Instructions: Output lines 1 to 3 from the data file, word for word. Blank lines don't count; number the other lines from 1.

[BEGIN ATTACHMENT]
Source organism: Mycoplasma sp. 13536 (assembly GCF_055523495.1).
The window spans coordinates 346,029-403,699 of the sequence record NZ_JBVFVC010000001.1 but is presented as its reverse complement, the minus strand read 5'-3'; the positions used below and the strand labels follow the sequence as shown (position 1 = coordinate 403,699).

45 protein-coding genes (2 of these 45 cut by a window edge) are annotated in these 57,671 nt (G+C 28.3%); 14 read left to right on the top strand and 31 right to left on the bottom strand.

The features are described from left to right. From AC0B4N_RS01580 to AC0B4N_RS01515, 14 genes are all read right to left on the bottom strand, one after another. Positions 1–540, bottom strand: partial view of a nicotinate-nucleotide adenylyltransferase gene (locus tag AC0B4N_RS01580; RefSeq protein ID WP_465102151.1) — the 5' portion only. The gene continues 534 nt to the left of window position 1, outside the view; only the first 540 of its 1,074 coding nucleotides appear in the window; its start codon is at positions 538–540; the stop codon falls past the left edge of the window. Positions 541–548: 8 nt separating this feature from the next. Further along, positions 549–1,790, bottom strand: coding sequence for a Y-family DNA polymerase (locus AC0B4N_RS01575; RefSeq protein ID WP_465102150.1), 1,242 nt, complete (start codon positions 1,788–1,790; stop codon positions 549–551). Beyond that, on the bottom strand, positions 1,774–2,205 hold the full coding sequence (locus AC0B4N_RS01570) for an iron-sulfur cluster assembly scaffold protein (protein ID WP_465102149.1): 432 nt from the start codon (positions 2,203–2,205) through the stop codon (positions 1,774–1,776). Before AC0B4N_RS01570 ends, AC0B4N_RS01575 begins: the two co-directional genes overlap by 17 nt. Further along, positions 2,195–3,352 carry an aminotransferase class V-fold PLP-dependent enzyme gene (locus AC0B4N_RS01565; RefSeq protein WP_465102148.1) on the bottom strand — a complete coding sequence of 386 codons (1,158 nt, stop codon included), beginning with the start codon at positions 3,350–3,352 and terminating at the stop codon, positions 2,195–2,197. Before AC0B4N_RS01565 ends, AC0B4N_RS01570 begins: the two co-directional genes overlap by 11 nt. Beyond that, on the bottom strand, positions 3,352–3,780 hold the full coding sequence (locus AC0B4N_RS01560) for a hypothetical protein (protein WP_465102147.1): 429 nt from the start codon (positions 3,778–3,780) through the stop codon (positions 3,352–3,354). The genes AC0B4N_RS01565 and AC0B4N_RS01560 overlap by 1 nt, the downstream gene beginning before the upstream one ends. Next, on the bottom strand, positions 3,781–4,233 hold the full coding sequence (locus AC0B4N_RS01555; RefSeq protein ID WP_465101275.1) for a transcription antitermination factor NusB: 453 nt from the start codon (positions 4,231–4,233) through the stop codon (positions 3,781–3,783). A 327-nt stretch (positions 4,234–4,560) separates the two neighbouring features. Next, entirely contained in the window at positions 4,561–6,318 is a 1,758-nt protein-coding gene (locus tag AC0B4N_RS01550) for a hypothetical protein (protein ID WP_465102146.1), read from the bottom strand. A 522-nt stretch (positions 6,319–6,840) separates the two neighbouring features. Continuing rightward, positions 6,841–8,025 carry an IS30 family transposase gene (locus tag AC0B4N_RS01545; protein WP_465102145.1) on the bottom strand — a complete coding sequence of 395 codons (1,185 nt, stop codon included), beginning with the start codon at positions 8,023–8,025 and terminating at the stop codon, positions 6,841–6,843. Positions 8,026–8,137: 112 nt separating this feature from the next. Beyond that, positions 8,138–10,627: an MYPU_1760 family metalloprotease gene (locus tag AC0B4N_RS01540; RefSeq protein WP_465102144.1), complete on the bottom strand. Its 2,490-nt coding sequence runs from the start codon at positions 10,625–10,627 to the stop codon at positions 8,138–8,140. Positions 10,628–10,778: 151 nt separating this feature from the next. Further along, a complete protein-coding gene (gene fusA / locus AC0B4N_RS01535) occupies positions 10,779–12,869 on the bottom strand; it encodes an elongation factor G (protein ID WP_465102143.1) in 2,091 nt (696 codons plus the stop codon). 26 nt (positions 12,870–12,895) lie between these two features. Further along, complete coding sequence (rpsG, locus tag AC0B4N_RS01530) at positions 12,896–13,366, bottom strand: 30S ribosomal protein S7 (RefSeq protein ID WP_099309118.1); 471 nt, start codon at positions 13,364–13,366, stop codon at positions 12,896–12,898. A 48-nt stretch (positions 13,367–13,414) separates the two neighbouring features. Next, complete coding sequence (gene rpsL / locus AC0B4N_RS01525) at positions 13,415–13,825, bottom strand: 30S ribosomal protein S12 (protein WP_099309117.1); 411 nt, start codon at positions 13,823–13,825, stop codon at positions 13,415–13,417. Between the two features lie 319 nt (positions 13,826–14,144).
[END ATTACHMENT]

Source organism: Mycoplasma sp. 13536 (assembly GCF_055523495.1).
The window spans coordinates 346,029-403,699 of the sequence record NZ_JBVFVC010000001.1 but is presented as its reverse complement, the minus strand read 5'-3'; the positions used below and the strand labels follow the sequence as shown (position 1 = coordinate 403,699).

45 protein-coding genes (2 of these 45 cut by a window edge) are annotated in these 57,671 nt (G+C 28.3%); 14 read left to right on the top strand and 31 right to left on the bottom strand.